Archive: Italy
One of the most fun ways to experience a museum

One of the most fun ways to experience a museum

Carsten Höller - Test Site, 2007, New Museum, New York - Exhibition Experience, 2011
Carsten HöllerTest Site, 2007, New Museum, New York – Exhibition: Experience, 2011

Carsten Höller is well known for playfully including his slide installations in major museums across the world. Höller, who is formerly a scientist with a degree in agronomy, is famous for repurposing components of the real world, such as slides, for art spaces. The majority of his works feature aesthetics that are relational, meaning that the projects created are inspired by the relationship that people have with their social contexts. The end result of Höller’s incredible work is an experience that resembles part playground and part lab, which is a crowd pleaser.

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Rainbows and the sound of breath fill up space

Rainbows and the sound of breath fill up space

Kimsooja – To Breathe - A Mirror Woman, 2006, Palacio de Cristal, Parque del Retiro, Madrid
KimsoojaTo Breathe – A Mirror Woman, 2006, Palacio de Cristal, Parque del Retiro, Madrid, Spain

Kimsooja is a Korean-born artist that has won recognition around the world. Despite living in New York, her work is exhibited across Europe, Asia and America. Her work includes performances, photographs, installations and videos. Her work involves a number of subjects like relationships with others, nomadism and the role of women among other people in dealing with challenges that we meet every day.

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Would you pay $58m for this shiny dog?

Would you pay $58m for this shiny dog?

Jeff Koons - Balloon Dog (Orange), executed in 1994-2000

Jeff Koons - Balloon Dog (Orange), executed in 1994-2000
Jeff KoonsBalloon Dog (Orange), executed in 1994-2000, mirror-polished stainless steel with transparent color coating, 307 x 363 x 114cm, one of five unique versions (Blue, Magenta, Orange, Red, Yellow)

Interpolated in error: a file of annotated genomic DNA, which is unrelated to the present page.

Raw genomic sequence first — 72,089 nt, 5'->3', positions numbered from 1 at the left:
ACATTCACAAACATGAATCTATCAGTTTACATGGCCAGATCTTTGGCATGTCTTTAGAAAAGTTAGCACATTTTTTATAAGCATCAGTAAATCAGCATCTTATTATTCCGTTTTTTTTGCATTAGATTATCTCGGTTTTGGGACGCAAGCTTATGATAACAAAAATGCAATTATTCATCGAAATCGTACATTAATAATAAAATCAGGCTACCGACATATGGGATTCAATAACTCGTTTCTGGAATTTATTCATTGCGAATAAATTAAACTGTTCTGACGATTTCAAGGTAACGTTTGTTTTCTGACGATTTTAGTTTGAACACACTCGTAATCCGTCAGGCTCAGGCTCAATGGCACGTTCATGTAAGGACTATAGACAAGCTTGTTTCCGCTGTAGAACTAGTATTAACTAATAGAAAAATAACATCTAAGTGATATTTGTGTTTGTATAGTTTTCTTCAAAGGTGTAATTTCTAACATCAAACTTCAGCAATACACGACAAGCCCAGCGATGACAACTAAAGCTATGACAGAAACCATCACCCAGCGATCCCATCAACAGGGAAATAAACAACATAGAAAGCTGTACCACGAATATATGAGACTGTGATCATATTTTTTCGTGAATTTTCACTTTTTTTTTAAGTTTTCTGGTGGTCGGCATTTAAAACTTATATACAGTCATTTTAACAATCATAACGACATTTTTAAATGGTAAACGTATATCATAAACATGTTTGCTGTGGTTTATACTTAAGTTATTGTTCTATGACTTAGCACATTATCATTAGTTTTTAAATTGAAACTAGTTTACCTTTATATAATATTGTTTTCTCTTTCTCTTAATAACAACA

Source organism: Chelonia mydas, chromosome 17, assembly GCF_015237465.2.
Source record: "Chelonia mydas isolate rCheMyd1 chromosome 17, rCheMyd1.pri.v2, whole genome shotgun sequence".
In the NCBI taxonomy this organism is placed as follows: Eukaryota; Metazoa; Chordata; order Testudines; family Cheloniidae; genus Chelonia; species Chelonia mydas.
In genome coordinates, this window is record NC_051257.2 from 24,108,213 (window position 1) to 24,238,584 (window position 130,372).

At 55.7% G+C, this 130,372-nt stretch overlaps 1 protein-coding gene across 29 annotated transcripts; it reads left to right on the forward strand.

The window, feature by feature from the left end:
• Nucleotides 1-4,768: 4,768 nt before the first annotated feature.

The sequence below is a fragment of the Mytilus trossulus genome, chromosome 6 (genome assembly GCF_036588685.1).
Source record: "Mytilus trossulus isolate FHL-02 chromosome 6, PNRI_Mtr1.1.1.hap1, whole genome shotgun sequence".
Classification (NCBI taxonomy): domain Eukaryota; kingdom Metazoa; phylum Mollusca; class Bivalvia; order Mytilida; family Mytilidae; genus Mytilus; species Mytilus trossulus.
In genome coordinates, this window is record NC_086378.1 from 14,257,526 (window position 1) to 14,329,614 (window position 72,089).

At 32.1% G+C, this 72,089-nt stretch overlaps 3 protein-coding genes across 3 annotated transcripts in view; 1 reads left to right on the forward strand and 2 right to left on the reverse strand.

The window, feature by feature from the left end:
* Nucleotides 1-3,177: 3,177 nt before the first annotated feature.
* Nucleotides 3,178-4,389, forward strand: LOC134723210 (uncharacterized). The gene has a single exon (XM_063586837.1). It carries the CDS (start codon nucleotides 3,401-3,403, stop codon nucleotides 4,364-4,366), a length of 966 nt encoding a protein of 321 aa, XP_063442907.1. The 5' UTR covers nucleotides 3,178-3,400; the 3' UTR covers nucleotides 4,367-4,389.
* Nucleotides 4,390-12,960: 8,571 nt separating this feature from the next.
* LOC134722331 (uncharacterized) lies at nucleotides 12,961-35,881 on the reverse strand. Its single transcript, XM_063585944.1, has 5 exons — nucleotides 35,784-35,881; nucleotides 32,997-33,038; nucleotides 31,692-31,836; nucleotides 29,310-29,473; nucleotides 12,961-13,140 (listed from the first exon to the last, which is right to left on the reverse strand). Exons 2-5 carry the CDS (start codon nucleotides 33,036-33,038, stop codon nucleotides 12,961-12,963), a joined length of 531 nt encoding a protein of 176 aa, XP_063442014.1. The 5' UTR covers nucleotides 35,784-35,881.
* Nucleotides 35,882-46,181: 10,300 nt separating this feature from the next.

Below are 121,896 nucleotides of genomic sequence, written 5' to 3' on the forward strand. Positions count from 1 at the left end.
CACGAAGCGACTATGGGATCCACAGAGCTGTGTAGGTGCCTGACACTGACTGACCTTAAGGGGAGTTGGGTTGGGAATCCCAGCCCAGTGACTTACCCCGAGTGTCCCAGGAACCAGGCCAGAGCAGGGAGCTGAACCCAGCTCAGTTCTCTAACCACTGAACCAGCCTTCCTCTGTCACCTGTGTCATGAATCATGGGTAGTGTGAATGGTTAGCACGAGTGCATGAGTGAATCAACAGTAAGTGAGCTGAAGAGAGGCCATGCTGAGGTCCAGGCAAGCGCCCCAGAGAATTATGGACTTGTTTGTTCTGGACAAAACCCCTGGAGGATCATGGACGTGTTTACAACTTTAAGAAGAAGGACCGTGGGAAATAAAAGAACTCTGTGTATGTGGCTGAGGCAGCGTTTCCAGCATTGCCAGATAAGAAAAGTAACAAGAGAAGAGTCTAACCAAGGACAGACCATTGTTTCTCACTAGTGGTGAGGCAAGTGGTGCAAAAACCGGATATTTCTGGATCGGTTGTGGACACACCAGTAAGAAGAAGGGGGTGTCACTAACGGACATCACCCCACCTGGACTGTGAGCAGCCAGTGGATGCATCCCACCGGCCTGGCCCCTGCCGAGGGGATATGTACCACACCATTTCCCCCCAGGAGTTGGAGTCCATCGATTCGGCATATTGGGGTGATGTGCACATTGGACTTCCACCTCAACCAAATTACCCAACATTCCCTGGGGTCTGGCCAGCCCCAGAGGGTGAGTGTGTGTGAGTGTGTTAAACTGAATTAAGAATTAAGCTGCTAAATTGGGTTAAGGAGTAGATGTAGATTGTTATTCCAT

Sold at Christie’s in 2013 for US$ 58,405,000

The Balloon Dog by Jeff Koons is a work of art that is about celebration for different purposes and times; A simple artwork which in its elegance would evoke a cheery scream from children if showcased at a children’s party. The Balloon Dog sculpture is made from very simple materials – stainless steel and covered with different colours: blue, magenta, orange, red and yellow. There was nothing left out of the creation even though it stands ten feet and weighs a ton. The artwork looks like a balloon twisted to shape to form a dog.

The Balloon Dog was a part of Jeff Koon’s well-known Celebration series from the early 1990s. It has been exhibited all around the world and these sculptures have been sold at huge amounts of money at different auctions. Koons said he only wanted to create a piece that showed the joys of having a celebration when he created the sculpture. As much as his own ideals were different, his work, the Balloon Dog has gone on to make him the creator of the most expensive artwork sold at auction by a living artist. Each edition of the series has sold for a different price at different times but the one that sold at the highest amount of money remains the Balloon Dog (Orange) which sold for $58,405,000 in November 2013, the highest ever paid for a piece of art by a living artist at auction anywhere in the world.